Thank you for sending this story to SmokeLong, Rob. I chose it (not only) for its layers and its beauty at the sentence level. Why did you end up writing about these characters in this setting?
I think the idea was planted when I was hiking through the South Island of New Zealand, somewhere in the Marlborough Region. I was stuck out in the middle of a farming valley and was struggling to catch a ride, but came across a small, local landmark, an old cottage, surely renovated, which had purportedly been lived in by a European family back towards the time of the first white settlers. That got me thinking about being stuck out in the middle of a foreign wilderness with your own brood to protect and raise, and then in my mind the story grew into something a little more fantastical. I think I was quite dehydrated at the time, which may have helped.
It has been a while since I read the story, but the family dynamic, their harsh circumstances and dependence on nature, are all still fresh in my mind. What do you think the key is to creating a memorable story? Or keys?
I really wish I knew! I think unusual images and clarity of phrase can help, especially in short fiction. With longer works I think it’s more about the tapestry that gives the lasting impression, the bigger weave—you don’t necessarily have to rely on small, distinctive tableaux in quite the same way. But I think the number of ways to make a story memorable are pretty numerous and difficult to identify. I know that I’m never sure whether I’ve written something memorable, even after I might have stumbled into something which sticks. That’s why I’m very flattered that this piece seems to have managed to stick with you in some way!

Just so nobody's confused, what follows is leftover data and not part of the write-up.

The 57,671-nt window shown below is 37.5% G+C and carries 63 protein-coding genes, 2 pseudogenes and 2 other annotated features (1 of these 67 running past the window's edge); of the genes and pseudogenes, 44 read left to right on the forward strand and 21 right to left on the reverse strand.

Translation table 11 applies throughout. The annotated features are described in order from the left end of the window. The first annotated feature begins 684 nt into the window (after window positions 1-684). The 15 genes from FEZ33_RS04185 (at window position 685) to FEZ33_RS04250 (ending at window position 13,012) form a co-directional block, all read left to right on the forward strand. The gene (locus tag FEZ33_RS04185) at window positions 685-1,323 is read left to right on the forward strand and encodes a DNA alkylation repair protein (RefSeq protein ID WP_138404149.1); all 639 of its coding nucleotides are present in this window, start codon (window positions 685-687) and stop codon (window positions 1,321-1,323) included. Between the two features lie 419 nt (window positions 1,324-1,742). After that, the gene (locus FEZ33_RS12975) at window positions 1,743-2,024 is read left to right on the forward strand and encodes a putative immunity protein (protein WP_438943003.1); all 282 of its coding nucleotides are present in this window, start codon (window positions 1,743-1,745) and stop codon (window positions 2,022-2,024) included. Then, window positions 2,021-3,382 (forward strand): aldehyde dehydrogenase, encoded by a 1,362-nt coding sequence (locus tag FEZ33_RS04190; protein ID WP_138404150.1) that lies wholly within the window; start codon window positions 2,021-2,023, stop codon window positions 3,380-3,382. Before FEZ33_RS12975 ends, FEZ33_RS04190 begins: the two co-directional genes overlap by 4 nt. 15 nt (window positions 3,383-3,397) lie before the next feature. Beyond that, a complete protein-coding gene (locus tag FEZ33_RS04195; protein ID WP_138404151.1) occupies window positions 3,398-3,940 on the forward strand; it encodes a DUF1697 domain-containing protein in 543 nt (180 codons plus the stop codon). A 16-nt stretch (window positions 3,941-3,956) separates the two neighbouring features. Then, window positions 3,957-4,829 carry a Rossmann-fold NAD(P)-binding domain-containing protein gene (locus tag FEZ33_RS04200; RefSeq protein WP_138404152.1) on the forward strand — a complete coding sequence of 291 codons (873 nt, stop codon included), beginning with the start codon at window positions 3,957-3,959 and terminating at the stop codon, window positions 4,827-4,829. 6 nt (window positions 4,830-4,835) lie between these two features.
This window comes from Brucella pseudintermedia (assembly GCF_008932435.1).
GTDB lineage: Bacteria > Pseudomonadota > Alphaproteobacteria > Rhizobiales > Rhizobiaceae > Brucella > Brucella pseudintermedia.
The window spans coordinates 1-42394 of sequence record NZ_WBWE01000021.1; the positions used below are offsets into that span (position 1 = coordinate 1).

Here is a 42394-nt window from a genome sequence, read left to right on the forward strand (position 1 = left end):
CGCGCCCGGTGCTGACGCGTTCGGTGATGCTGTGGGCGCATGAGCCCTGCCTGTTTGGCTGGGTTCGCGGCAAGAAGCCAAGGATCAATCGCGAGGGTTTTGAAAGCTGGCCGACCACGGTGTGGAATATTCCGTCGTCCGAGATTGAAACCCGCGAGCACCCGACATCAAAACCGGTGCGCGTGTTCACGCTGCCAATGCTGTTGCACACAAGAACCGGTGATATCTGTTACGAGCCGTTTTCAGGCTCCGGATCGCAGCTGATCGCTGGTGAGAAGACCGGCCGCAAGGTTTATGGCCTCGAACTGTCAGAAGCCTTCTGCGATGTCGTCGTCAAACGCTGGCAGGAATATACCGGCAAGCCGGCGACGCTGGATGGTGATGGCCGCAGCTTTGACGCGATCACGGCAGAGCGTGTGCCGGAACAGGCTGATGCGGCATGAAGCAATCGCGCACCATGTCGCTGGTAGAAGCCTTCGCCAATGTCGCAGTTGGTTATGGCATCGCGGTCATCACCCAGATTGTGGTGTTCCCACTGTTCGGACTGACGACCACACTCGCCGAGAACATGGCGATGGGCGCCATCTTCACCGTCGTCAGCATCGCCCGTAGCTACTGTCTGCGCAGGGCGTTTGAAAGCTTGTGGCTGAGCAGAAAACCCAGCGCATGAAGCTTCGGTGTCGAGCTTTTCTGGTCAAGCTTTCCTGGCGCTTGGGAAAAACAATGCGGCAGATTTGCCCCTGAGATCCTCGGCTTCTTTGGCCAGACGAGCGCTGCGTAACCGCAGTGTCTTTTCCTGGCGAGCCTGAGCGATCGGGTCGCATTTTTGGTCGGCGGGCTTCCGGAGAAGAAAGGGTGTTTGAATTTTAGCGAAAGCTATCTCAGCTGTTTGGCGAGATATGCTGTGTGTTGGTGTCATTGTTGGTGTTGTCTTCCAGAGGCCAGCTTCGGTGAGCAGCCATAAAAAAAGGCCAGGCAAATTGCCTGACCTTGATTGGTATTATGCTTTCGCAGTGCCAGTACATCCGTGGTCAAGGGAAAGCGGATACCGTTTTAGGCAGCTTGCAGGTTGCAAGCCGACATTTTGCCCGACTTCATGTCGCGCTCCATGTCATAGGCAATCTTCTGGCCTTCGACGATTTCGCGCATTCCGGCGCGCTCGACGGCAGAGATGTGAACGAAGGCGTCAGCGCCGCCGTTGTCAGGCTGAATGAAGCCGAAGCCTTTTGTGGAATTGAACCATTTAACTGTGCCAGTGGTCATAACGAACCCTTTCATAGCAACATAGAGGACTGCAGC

Are you a mountain person? I could move to South Tyrol and live in a little hut with a cow and some chickens—as long as there were internet. I don’t think your characters have internet.
I don’t even think my characters have paper and pen. I’m certainly a mountain person but probably because I’ve been born and raised in some of the flattest places in England—Berkshire, Oxfordshire, Essex, and then London. Any mountains I’ve come across, I’ve had to journey to see. I wonder whether I’d grow used to them, like any other landscape, if I lived amongst them—I’d certainly hope not. I’m writing something that might turn into a novella where a woman marries a Nepalese man and lives in the Himalayas, then has to pretend to any tourists she bumps into that the mountains still take her breath away, when in reality she’s bored.
Did you have a particular, real place in mind when you wrote “Sharp Sticks”? Or, as the characters seem to be an archetypal nuclear family, is this place an archetype of the harsh, natural world?
Although it spun out of Marlborough, I think the land in the story is very much archetypal. For me the world they live in is a symbol of general malaise, struggle, and wonder all put together—”in the ache this land calls fields,” “the ocean having its own summer,” etc. A lot of their emotions are tied to the Earth and vice versa. There’s also for me quite a dreamlike quality to the whole thing. The characters don’t feel that real until they get injured; you’re not quite sure where their edges finish and the land begins.
What are you working on at the moment?
Aside from the hesitant novella, which is looking like a small family drama in three parts, I’m trying to brush up some short stories. I’ve written a couple of novels previously, neither of which were particularly good, so I have decided to try to hone my skills with more manageable lengths of prose. I’ve definitely been running before I can walk, which has its merits but also results in some embarrassing efforts. I don’t seem to be writing much poetry at the moment and the stuff I am writing is slipping towards prose poetry, whatever that is. I released a short collection last summer called The Distance Between Things, which I think has acted as a bit of a chapter break when it comes to verse writing.